Stephen Harper in the Missionary Position
Of course, the whole thing is meant as a paper tiger because it is entirely intended for domestic consumption. It has the appearance of sharp teeth, with an official sounding (and very high level diplomatic name) and the resources of the Department of Foreign Affairs behind it, yet it is a mere facade with out much in the way of foundation. It is, following the usual rational Harper calculus, a craven attempt to sway an electorate by an emotional appeal. Particularly of interest are new Canadians who may have fled countries in which their religious beliefs were restricted. It is unclear, however, if this issue had an impact on voting behavior. The other target his the Conservative base, those Evangelical Christians who, having been ignored on issues close to their hearts - need to be tossed a crucifix now and then. Upset with Harper's failure to re-open debates on abortion and gay rights, the pledge to protect religion abroad is a mild sedative to calm the base. It's a foreign policy designed for domestic purposes.
While the the proposed office of religious freedoms is expounded as a means to protecting all religions abroad, the impulse reveals a proselytizing streak in Harper. Given the domestic audiences and the countries already listed as targets, the office would essentially become the arm of DFAIT devoted for protecting Christians abroad. The effects would be overwhelmingly pro-Christian particularly as the most evident targets so far are developing countries, particularly in or near the Islamic world. Moreover, it is unlikely that such an office would attempt to protect the rights of non-Christians -- say, for instance, Muslims in France - where democratic states are taking a hard-line against Islam. It would, in effect, attempt to shore up and promote Christianity in those states where it is on the margins. Perhaps this explains Harper's missionary zeal for the project.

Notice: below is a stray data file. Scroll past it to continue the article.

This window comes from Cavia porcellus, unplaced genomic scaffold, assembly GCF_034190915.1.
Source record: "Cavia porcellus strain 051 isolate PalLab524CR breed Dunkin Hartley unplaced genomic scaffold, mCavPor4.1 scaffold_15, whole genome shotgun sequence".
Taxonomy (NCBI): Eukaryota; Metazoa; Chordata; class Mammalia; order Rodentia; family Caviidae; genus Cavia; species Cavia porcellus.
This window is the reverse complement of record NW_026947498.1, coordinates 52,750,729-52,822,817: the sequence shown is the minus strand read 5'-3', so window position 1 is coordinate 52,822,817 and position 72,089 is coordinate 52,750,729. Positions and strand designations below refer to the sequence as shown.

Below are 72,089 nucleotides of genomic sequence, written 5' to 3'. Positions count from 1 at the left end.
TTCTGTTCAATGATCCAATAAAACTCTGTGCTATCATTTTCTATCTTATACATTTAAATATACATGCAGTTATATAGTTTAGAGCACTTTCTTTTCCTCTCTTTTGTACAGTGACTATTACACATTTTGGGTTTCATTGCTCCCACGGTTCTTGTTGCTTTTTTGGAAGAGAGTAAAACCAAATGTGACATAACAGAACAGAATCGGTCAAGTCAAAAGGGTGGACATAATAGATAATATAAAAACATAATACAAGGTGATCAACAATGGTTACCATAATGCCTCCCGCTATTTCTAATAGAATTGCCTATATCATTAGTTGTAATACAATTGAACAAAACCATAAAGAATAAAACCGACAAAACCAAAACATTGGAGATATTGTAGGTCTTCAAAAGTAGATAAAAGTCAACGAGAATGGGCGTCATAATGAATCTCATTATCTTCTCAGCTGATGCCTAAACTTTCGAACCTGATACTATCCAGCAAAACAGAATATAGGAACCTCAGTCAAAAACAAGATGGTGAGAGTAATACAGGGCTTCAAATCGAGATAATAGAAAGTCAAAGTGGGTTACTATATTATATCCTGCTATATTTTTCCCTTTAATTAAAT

While a commitment to promoting rights abroad is noble, the means adopted by the Harper government - as was evident with the push for child and maternal health - come with considerable ideological baggage. In this case, the government is seeking only to promote the kinds of rights it deems worthy of protection, while excluded others - gender, sexuality - from protection. Moreover, the approach fails to realize that the absence of one set of rights is usually accompanied by the deprivation of others. It is the symptom of a deeper malaise. The proposed office further highlights the myopic worldview that distorts Canada's foreign policy when it is constructed by narrow ideological considerations. Canada should be taking a holistic approach to human rights, not placing them in competition or hierarchies.